Initial and potential career risks aside, America was deeply moved as they were introduced to this powerful song, initially via MTV’s VMA awards. The live performance, that you can watch here, was as explosively powerful as it was impressively executed. Along with fellow brave artists Alessia Cara and Khalid, and accompanied by suicide survivors wearing t-shirts with the now iconic “1-800-273-8255” printed in a bold font on the front, the rapper’s performance immediately went viral after rendering the audience to emotional tears.   

As if this unprecedented performance dedicated to helping those who suffer from mental illness wasn’t enough affirmation that the suffering masses had found their torch bearer, the rapper punctuated his impassioned performance with an equally powerful speech:

“I am here to fight for your equality because I believe that we are all born equal, but we are not treated equally at that is why we must fight!” he boldly exclaimed. “We must fight for the equality of every man, woman, and child regardless of race, religion, color, creed and sexual orientation. So I say here and now if you believe in this message and my message of peace, love, positivity, and equality for all, I demand that you rise to your feet and applaud not only for yourselves but for the foundation we are laying for our children!”

Logic’s performance was more than a live televised MTV broadcast – it also served and continues to serve as a reminder to the suffering millions: the days seeing your disease ignored and disregarded are numbered; you will be heard and cared for.

This worldwide reaching song is more battle cry than hit single. Not only does it give hope to those who need it, it also serves as vindication for those who lost their lives fighting a brave fight, almost like a melodic memorial created to honor brave soldiers lost in tragic warfare. This song carries their legacy and tells their story to the 42 million still embattled in their own personal, mental-illness battle.

As of summer 2017, Logic's single, "1-800-273-8255," sits at No. 47 on the Billboard Hot 100, his highest-charting single to date. Even more impressive than his song's trending success is the profound impact the song had on America's suicidally depressed people. Since the song's initial release in April, the National Suicide Prevention Hotline - whose number, of course, is also the name of the hit single - stated that they received the second highest call volume for one day in the organization's history.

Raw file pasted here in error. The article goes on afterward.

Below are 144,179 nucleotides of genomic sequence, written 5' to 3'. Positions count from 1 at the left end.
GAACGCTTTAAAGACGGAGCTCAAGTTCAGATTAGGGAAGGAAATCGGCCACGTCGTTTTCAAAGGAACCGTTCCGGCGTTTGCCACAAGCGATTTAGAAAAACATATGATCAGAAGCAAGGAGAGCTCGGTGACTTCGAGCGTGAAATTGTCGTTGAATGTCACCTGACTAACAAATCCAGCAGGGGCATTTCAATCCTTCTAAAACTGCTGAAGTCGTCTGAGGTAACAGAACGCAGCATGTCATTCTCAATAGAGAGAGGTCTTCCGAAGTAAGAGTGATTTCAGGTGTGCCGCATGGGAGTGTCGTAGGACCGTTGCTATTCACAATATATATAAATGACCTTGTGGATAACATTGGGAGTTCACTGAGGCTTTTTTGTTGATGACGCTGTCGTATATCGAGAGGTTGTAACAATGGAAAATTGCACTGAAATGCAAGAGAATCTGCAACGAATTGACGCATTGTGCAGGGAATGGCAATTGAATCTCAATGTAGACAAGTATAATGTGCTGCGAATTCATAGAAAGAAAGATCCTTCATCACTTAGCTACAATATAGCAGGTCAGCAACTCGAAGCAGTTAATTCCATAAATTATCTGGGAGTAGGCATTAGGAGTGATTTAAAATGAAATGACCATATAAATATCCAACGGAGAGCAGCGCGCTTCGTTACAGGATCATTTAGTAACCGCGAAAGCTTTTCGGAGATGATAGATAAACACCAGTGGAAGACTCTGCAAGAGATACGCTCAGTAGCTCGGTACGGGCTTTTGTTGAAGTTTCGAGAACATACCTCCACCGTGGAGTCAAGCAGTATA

The Suicide Prevention Hotline receiving 4,573 calls (a 27% increase of calls they were expected to receive) the very day that Logic's album was released certainly proved the rapper's initial statement about the track that he posted on Twitter, " Writing that "1-800-273-8255" was the most important song I've ever wrote." 

Yes, Logic’s message is indeed a battle cry that is meant to inspire the uninspired in their desperate time of need. After all, sometimes all it takes for us to see the light during times of darkness is a torch wielding hero who is brave enough to share an illuminated message: You are not alone. You are not forgotten. Your voice is heard through my own.

We, the brave suffering men, women, and children of this great nation have our champion. Thank you, Logic.

 "1-800-273-8255"
(feat. Alessia Cara & Khalid)

[Logic:]
I've been on the low
I been taking my time
I feel like I'm out of my mind
It feel like my life ain't mine
Who can relate?
I've been on the low
I been taking my time
I feel like I'm out of my mind
It feel like my life ain't mine

I don't wanna be alive
I don't wanna be alive
I just wanna die today
I just wanna die
I don't wanna be alive
I don't wanna be alive
I just wanna die
And let me tell you why

All this other shit I'm talkin' 'bout they think they know it
I've been praying for somebody to save me, no one's heroic
And my life don't even matter
I know it I know it I know I'm hurting deep down but can't show it
I never had a place to call my own
I never had a home
Ain't nobody callin' my phone
Where you been? Where you at? What's on your mind?
They say every life precious but nobody care about mine

I've been on the low
I been taking my time
I feel like I'm out of my mind
It feel like my life ain't mine
Who can relate?
I've been on the low
I been taking my time
I feel like I'm out of my mind
It feel like my life ain't mine

I want you to be alive
I want you to be alive
You don't gotta die today
You don't gotta die
I want you to be alive
I want you to be alive
You don't gotta die
Now lemme tell you why

[Alessia Cara:]
It's the very first breath
When your head's been drowning underwater
And it's the lightness in the air
When you're there
Chest to chest with a lover
It's holding on, though the road's long
And seeing light in the darkest things
And when you stare at your reflection
Finally knowing who it is
I know that you'll thank God you did

[Logic:]
I know where you been, where you are, where you goin'
I know you're the reason I believe in life
What's the day without a little night?
I'm just tryna shed a little light
It can be hard
It can be so hard
But you gotta live right now
You got everything to give right now

I've been on the low
I been taking my time
I feel like I'm out of my mind
It feel like my life ain't mine
Who can relate?
I've been on the low
I been taking my time
I feel like I'm out of my mind
It feel like my life ain't mine

I finally wanna be alive
I finally wanna be alive
I don't wanna die today
I don't wanna die
I finally wanna be alive
I finally wanna be alive
I don't wanna die
I don't wanna die

[Khalid:]
Pain don't hurt the same, I know
The lane I travel feels alone
But I'm moving 'til my legs give out
And I see my tears melt in the snow
But I don't wanna cry
I don't wanna cry anymore
I wanna feel alive
I don't even wanna die anymore
Oh I don't wanna
I don't wanna
I don't even wanna die anymore